Soon thereafter Hildebrandt moved to the Leipzig area where he was selected to build the Störmthal organ. This modest instrument of only one manual and pedal would establish him as a builder of exceptional talent. While it clearly bore the imprint of Silbermann’s style, the organ was unmistakably the product of a craftsman with fresh ideas of his own, expressed through its ingenious tonal design and technical layout. Its outstanding qualities were quickly recognized by none other than Johann Sebastian Bach, who had just taken the position of choirmaster and organist at the Leipzig Thomaskirche in May of 1723. On November 2nd of that year the church folk invited the great master to bring his choir to Störmthal for the dedication of their new organ, and to write a special cantata for the occasion.

Bach, who was never close to Silbermann, was greatly impressed by the instrument and by its young builder,

whom he promised to endorse enthusiastically thereafter. Unfortunately for Hildebrandt, the tension with his teacher would plague him far into the future. While Silbermann’s fame and business continued to grow, Hildebrandt, even with Bach’s support, rarely found it easy to obtain contracts, and had a difficult time making ends meet throughout his career. The quality of his work, however, was never compromised by his circumstances. We have no record of the contact between the two builders for a period of twenty years until 1746 when Hildebrandt finished his great organ for St. Wenzel’s church in Naumburg. This monumental project was on a much larger scale than any he had attempted before and represented the full flowering of his genius as both craftsman and artist. In a peculiarly interesting turn of history, the people of Naumburg chose Johann Sebastian Bach together with Gottfried Silbermann to examine the completed organ and judge its quality. The instrument won the hearty approval of both experts, following the correction of a few minor details. The occasion of the meeting in Naumburg led to a long overdue reconciliation between the builders, from which both would happily benefit in the future. At that time it is likely that Silbermann sensed his declining powers and was searching for a competent organbuilder to eventually take over the direction of his many demanding projects. When the old master became seriously ill in the summer of 1750, he signed a contract with his former pupil to lead the construction of a magnificent organ for the new Hofkirche in Dresden. This would be Silbermann’s Magnum Opus, which he would not live to see finished. Hildebrandt directed the project until Silbermann’s death in 1753, when the position was given to Silbermann’s nephew, Daniel. Hildebrandt was then free to turn his attention to his own organ for the Dreikönigskirche in Dresden-Neustadt. Hildebrandt lived until 1757 when his sons, took charge of the family business and continued with success in the footsteps of their father until 1775. Each of the organs included in the following photographic essay are in remarkably original condition today, despite the intervening changes of fashion and the ravages of war. The instruments offer valuable insights into the development of two exceptional men who lived and worked at a time when the organ and its music reached heights which many consider to be its zenith. It is therefore with the greatest respect for these monuments to the skills of both Gottfried Silbermann and Zacharias Hildebrandt that we approach the task of building a new organ for ConstellationCenter.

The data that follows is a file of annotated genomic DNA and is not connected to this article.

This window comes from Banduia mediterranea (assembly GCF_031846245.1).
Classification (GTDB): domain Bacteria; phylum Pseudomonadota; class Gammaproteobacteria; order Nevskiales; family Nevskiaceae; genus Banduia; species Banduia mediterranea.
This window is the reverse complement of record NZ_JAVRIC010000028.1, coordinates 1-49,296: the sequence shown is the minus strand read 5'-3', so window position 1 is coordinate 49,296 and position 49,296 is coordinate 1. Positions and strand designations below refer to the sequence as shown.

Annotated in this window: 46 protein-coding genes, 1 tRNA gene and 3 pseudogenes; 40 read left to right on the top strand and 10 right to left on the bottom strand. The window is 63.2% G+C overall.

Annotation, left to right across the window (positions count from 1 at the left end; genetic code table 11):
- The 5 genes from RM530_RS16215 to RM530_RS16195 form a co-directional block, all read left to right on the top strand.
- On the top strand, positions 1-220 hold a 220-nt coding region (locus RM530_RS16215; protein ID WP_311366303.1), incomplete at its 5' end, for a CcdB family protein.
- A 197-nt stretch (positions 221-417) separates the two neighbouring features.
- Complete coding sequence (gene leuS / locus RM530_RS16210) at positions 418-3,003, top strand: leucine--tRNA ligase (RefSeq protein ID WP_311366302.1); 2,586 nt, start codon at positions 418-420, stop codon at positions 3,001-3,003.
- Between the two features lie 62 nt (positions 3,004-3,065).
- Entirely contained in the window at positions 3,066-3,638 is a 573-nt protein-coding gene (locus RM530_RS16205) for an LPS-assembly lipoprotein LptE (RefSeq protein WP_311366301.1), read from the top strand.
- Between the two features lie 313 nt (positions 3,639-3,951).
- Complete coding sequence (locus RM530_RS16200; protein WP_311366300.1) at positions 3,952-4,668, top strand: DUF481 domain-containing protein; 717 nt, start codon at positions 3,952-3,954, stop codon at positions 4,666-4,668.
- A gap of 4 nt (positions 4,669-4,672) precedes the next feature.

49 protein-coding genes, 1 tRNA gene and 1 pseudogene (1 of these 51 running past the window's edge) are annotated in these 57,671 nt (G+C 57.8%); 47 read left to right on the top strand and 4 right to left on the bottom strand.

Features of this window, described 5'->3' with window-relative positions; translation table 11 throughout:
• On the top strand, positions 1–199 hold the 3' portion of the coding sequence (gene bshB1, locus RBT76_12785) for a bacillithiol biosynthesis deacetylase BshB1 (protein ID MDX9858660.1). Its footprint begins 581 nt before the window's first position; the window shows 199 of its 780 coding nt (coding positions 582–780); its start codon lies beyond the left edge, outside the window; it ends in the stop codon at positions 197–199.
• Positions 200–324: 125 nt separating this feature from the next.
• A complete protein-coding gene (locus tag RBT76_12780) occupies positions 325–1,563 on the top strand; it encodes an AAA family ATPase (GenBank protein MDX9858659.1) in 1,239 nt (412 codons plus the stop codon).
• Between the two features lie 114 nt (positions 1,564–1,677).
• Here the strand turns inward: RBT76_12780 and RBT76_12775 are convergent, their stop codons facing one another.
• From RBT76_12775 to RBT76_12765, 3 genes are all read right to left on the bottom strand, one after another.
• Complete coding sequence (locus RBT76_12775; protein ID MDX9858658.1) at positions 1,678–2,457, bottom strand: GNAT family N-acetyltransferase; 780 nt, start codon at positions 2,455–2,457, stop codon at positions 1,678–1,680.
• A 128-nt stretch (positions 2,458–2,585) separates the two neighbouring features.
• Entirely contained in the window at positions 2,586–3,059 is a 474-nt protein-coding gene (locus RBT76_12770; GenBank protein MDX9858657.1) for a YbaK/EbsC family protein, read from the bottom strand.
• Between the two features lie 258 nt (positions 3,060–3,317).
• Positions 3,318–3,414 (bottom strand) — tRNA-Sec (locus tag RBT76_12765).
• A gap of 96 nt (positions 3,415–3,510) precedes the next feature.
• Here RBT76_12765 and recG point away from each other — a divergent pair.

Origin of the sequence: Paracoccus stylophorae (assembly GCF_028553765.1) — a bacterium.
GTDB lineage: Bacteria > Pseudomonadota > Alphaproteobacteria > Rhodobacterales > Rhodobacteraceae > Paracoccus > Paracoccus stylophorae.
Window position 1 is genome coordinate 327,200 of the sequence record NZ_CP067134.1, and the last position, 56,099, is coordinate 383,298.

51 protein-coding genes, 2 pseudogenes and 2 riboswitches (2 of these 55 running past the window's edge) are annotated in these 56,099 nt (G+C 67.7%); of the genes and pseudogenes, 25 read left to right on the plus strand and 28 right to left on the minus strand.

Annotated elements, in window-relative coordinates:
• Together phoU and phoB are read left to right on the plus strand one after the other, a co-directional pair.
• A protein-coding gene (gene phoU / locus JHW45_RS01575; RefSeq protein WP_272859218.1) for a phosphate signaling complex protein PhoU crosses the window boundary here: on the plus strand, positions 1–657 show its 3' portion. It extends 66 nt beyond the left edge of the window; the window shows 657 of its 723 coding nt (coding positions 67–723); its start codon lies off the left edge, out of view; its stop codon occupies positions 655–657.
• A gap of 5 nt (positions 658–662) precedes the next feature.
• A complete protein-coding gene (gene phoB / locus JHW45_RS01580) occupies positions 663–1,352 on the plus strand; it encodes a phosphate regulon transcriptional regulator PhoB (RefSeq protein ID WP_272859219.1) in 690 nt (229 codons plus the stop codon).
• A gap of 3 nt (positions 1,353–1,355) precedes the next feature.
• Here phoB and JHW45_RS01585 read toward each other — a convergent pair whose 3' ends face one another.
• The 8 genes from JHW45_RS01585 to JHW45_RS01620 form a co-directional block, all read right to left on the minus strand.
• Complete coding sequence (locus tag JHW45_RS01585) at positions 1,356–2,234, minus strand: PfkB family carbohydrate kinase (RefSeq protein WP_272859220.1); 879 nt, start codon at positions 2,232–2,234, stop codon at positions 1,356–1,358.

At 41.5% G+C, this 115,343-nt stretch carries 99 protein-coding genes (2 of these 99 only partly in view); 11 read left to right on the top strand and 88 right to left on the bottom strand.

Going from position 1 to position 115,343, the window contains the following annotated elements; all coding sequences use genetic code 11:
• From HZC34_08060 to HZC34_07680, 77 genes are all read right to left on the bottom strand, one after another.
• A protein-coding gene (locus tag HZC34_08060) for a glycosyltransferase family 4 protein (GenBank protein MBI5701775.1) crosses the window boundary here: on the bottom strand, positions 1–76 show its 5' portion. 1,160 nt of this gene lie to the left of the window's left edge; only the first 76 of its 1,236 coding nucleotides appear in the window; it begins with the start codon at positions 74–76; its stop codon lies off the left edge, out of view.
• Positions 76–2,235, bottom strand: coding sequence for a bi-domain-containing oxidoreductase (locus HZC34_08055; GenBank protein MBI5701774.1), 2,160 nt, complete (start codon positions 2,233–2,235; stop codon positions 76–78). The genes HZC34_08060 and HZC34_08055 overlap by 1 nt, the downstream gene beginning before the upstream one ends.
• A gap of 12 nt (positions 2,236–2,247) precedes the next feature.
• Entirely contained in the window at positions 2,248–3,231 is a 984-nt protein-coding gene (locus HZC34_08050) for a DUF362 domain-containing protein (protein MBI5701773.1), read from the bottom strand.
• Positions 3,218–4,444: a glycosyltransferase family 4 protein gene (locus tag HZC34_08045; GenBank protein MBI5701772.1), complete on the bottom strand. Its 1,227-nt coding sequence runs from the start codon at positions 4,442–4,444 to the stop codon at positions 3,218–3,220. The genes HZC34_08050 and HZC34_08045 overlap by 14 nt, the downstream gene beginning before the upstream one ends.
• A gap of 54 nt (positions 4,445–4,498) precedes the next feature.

George Taylor Taylor and Boody Organbuilders


Specifications Rückpositv

Pedal (front chest)

Principal 8’ Viol di Gambe 8’ Prestanta 4’ Quintadehn 8’ Rohr-Floete 8’ Vagara 4’ Rohr-Floete 4’ Nassat 3’ Octava 2’ Rausch-Pfeife II Mixtur V Fagott 16’

Principal Bass 16’ Octaven Bass 8’ Violon Bass 8’ Octaven Bass 4’ Octava 2’ Mixtur Bass VII Trompet. Bass 8’ Clarin Bass 4’